1. clientLogin

The first step is for you to send the user to https://api.wikitree.com where they can login with their WikiTree email and password. That form will send you back here with an authorization code. For them to land back here, we need to set a returnURL parameter.

<form action="https://api.wikitree.com/api.php" method="POST"> <input type="hidden" name="action" value="clientLogin"> <input type="hidden" class="returnURL" name="returnURL" value="&lt;&lt;this URL&gt;&gt;"> <input type="submit" value="Click to Login at WikiTree"> </form>

2. Confirm clientLogin with authcode

When the API redirects back here (i.e. to returnURL), it appends the parameter authcode. See the current page's URL above in the location bar of your browser. The value of this parameter is a unique token. Step two of the client-login process is to POST that token back to the API for confirmation. Upon success, the user is logged in, their browser gets cookies on api.wikitree.com with their session, and a result JSON object is returned with the user ID and WikiTree ID for the now logged-in user.

From the Query String, we found an authcode = <<authcode>>.

So next we POST that back to the API, again with action = clientLogin, for confirmation.

$.ajax({
	// The WikiTree API endpoint
	'url': 'https://api.wikitree.com/api.php',

	// We tell the browser to send any cookie credentials we might have (in case we authenticated).
	'xhrFields': { withCredentials: true },

	// Doesn't help. Not required from (dev|apps).wikitree.com and api.wikitree.com disallows cross-origin:*
	//'crossDomain': true,

	// We're POSTing the data so we don't worry about URL size limits and want JSON back.
	type: 'POST',
	dataType: 'json',
	data: { 'action':'clientLogin', 'authcode':authcode }
}).done(function(data) {
	if (data.clientLogin.result == 'Success') {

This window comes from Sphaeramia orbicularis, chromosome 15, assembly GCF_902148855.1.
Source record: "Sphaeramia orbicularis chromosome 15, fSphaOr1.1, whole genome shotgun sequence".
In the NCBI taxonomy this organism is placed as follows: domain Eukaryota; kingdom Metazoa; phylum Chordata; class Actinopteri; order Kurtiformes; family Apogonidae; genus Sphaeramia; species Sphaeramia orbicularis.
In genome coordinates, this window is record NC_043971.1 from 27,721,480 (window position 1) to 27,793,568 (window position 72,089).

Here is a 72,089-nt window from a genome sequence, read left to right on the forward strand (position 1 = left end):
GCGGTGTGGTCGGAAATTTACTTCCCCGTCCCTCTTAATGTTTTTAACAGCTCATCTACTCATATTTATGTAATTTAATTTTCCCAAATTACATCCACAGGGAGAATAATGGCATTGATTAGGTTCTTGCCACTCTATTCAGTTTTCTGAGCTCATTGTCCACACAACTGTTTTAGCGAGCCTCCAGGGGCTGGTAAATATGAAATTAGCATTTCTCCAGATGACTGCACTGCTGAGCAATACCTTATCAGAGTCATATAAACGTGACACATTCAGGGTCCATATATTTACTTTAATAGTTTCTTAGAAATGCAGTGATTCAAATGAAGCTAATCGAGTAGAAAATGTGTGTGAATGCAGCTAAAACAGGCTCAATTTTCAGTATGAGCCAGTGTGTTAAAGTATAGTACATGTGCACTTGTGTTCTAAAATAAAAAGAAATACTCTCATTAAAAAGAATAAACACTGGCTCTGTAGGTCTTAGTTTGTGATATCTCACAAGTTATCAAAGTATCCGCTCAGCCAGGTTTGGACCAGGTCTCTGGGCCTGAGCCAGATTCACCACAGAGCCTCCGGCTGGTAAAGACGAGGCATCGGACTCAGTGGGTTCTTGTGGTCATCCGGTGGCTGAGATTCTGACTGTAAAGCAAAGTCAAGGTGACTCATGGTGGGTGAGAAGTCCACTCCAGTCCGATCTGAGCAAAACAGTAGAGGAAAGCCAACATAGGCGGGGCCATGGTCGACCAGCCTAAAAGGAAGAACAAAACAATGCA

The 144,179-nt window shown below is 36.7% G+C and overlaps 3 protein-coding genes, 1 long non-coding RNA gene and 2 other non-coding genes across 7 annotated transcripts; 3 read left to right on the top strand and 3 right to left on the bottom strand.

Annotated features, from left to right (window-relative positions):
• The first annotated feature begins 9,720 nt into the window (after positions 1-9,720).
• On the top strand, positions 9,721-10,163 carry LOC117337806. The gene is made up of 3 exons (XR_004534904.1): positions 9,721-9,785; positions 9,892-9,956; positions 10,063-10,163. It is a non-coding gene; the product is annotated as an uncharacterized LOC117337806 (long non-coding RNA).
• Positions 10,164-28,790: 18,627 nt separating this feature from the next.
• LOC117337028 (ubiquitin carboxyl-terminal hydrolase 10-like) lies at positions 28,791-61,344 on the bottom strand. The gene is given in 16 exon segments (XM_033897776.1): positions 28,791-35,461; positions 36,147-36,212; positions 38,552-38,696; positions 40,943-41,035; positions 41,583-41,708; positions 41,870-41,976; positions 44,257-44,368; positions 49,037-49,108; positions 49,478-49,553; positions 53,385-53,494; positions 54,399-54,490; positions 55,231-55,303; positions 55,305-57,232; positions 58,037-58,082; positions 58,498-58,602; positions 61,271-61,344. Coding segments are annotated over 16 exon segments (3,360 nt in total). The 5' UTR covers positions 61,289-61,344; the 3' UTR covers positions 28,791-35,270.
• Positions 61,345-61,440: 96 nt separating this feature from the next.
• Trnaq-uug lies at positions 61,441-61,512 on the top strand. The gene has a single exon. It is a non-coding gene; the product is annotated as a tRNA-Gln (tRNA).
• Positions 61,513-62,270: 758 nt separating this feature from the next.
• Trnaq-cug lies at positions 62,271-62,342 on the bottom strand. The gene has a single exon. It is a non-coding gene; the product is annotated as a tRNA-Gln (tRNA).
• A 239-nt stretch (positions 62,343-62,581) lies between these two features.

// Copy the userName (WikiTree iD) and userId returned by the API
		// in our local cookies so we know in the future whether or not the
		// user is signed in.
		userName = data.clientLogin.username;
		userId = data.clientLogin.userid;
		$.cookie('userName', userName);
		$.cookie('userId', userId);

		// Show the user the JSON result of our post.
		$('#authcodeResult').html(FormatJSON(data));
		$('#confirmed').show();
	} else {
		alert("Login failure");
	}	
});
		
API POST Result:

3. Authenticated!

The user is (already) authenticated and logged into the API. We've stored their user_id (<<user_id>>) and WikiTree ID (<<user_name>>) here (with cookies on the local hostname) so we know if they depart and return that they're logged in. We don't need to send any further authentication/identity information to the API. We just need to tell the browser to send along the cookie information for the API hostname so that the user's session information goes through and the API action is processed for the user signed in.

You can test this by using an API function like getProfile where you can now retrieve data for private profiles that are on your own watched list.